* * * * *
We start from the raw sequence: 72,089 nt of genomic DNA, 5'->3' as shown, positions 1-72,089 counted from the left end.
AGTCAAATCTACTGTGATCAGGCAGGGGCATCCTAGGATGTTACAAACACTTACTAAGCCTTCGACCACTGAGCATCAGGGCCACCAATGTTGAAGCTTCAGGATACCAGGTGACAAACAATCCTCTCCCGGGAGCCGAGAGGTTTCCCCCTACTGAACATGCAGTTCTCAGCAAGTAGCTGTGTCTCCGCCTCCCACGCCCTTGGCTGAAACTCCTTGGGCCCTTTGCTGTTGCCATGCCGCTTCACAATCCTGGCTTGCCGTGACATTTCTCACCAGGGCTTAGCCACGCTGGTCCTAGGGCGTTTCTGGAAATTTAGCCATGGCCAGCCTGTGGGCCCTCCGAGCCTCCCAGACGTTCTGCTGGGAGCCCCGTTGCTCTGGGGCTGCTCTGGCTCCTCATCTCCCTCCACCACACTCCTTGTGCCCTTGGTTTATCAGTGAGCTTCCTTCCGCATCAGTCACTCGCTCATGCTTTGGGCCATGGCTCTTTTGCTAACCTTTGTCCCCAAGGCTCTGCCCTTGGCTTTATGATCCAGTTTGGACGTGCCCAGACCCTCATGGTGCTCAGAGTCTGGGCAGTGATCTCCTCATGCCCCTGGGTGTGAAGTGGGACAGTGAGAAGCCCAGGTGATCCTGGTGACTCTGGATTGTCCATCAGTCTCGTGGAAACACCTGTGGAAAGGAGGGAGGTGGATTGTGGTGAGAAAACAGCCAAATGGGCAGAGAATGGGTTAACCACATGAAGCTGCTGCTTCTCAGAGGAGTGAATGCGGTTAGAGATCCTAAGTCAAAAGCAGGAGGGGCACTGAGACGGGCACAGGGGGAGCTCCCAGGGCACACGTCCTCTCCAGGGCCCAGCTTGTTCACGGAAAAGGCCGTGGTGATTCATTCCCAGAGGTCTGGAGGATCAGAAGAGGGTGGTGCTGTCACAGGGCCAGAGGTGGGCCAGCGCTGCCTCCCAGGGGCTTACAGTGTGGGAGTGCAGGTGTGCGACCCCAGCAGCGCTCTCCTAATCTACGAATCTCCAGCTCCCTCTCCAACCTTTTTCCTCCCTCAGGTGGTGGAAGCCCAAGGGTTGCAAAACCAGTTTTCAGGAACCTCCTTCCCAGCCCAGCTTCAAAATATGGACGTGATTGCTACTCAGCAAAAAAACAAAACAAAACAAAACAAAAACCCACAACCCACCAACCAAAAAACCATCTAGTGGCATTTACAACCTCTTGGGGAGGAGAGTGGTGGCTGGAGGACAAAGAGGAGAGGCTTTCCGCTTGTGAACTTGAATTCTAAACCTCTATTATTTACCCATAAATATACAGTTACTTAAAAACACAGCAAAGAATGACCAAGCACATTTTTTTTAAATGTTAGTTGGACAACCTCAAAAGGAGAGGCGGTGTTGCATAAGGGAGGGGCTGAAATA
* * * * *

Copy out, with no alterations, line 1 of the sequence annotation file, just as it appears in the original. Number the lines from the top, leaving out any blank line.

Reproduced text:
We start from the raw sequence: 72,089 nt of genomic DNA, 5'->3' as shown, positions 1-72,089 counted from the left end.